“But the Irish knack for networking is something we have an opportunity with that we haven’t yet leveraged. Ireland needs success stories and heroes for people to emulate.
“Unfortunately, in recent years, the heroes were property developers and that sucked in a lot of national energy. It’s been a while since we’ve had success stories like Iona Technologies. We have young Irish people doing great things in multinational companies or starting up their own businesses – they need encouragement.
“It is also the next generation coming through. The kids in school and college today represent our best hope and that’s where we should be focusing our energies. The one thing Ireland needs to start doing is change the way it incentivises entrepreneurs.
“The one thing I notice about Irish entrepreneurs is they spend so much time and energy pitching to civil servants about their ideas and getting just a small bit of funding. The civil servants, while they do great work, are being asked to pick winners and losers. That’s not healthy for either side.
“Enterprise Ireland has done a great job building international networks and connecting Irish companies with markets. But when it comes to picking winners and losers to support and funding new ventures, that has to start in the private sector.”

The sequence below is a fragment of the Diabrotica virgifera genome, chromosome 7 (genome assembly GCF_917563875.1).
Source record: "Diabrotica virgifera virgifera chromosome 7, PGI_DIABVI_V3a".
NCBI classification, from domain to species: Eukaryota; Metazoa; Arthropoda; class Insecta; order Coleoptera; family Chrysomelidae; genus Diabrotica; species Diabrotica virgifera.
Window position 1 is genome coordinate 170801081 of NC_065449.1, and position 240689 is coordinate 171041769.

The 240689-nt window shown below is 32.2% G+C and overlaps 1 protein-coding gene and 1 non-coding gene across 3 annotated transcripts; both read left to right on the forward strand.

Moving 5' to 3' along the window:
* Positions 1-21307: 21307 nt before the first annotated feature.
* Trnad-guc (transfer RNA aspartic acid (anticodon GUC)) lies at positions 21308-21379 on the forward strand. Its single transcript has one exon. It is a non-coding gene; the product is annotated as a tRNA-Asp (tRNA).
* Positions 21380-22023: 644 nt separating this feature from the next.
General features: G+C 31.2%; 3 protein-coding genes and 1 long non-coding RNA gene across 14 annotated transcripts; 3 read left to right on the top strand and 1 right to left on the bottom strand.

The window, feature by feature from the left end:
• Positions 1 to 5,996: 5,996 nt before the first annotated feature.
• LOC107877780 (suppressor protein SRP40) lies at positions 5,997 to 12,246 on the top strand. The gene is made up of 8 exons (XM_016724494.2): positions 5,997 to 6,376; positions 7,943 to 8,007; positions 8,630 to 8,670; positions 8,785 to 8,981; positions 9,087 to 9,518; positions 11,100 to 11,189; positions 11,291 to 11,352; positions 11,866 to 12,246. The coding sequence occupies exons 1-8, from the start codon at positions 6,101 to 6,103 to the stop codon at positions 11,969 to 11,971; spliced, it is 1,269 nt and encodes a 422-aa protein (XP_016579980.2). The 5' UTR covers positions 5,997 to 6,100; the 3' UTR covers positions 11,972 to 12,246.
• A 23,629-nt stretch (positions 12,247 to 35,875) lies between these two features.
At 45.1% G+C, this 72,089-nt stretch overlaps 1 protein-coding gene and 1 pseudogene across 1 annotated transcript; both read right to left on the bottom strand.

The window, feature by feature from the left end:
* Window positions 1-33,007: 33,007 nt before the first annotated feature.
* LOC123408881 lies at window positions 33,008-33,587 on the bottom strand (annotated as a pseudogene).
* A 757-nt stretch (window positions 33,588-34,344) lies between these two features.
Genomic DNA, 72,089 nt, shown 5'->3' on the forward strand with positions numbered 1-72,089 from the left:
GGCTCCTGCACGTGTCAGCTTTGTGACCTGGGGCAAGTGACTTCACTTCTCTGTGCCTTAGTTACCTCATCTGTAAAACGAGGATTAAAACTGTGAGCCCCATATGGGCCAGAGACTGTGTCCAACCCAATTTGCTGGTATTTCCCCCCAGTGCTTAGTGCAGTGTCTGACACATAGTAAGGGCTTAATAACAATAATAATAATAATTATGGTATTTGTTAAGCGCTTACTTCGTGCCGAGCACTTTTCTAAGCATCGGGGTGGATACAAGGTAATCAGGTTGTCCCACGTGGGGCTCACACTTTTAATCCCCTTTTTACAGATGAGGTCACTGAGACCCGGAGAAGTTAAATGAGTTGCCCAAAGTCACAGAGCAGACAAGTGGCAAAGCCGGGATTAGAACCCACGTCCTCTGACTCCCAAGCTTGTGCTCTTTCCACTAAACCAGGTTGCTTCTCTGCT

O’Sullivan says that supporting indigenous companies is every bit as important as attracting FDI and that incentives should be provided to local entrepreneurs to make them less of a risk to VC investors.
“Instead of just supporting FDI, why don’t we have venture investment such as covering 25pc of the cost of starting up a new company? For venture capitalists, there’s a de-risking that the Government can help with.
“If I’m an international investor, I would look at Ireland, the UK and other countries and all the ingredients such as the cost of doing business, return on investment and how can I minimise risk. Venture investment by the State would make a difference. I would like to see 200,000 people working in indigenous ICT and science industries, not in call centres.”
O’Sullivan says that schools and businesses that aren’t connected to 21st-century infrastructure are going to be at a major loss in the coming years.
“The Government’s recent 3G investment has to be welcomed because it is better than nothing. If you are in a school and you aren’t connected to the internet, the difference between your school and other connected economies is like night and day.
“We should approach hi-tech infrastructure as part of the National Development Plan. We seem comfortable about investing in roads and bridges and bailing out bankers, but when it comes to the digital infrastructure that will drive future prosperity we appear to hit a blindspot.
“We should look at being more assertive about taking our destiny into our own hands around bold infrastructure investments and incentivising our indigenous companies to go forth and grow,” he concludes.
By John Kennedy
This story is part of the Digital 21 campaign to encourage Ireland to develop a National Digital Development Plan, ensuring the country and itseconomy are strategically well placed to thrive in the 21st century. For more stories, and to add your comments, visit www.digital21.ie